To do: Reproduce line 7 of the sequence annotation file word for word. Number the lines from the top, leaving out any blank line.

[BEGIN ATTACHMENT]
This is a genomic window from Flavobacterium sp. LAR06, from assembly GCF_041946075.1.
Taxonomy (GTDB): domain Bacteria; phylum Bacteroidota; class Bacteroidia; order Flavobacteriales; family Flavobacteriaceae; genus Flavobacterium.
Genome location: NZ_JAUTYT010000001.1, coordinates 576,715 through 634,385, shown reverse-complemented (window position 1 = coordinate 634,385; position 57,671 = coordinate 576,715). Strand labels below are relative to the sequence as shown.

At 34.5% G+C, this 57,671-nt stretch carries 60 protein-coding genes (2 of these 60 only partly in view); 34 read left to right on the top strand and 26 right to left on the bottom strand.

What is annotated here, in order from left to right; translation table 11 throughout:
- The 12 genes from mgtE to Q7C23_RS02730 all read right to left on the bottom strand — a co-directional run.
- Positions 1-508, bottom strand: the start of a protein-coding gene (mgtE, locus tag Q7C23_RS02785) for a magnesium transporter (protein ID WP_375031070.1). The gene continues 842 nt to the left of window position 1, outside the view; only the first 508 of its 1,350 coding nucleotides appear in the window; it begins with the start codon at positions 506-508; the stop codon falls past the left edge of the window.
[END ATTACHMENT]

- Positions 1-508, bottom strand: the start of a protein-coding gene (mgtE, locus tag Q7C23_RS02785) for a magnesium transporter (protein ID WP_375031070.1). The gene continues 842 nt to the left of window position 1, outside the view; only the first 508 of its 1,350 coding nucleotides appear in the window; it begins with the start codon at positions 506-508; the stop codon falls past the left edge of the window.